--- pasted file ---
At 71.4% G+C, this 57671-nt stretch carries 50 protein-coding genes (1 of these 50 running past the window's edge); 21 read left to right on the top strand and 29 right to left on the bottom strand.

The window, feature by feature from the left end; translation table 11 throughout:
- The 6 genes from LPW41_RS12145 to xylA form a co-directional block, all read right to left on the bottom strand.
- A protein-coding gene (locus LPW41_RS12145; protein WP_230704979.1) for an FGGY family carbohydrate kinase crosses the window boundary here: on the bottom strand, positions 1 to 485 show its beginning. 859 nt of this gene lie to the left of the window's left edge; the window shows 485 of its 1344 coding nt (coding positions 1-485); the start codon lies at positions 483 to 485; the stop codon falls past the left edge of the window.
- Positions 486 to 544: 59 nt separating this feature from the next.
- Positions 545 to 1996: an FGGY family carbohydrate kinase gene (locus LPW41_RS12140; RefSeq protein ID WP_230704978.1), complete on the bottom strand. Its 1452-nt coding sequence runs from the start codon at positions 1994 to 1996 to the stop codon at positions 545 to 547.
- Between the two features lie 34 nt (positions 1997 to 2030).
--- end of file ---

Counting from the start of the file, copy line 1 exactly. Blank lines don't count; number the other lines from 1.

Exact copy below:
At 71.4% G+C, this 57671-nt stretch carries 50 protein-coding genes (1 of these 50 running past the window's edge); 21 read left to right on the top strand and 29 right to left on the bottom strand.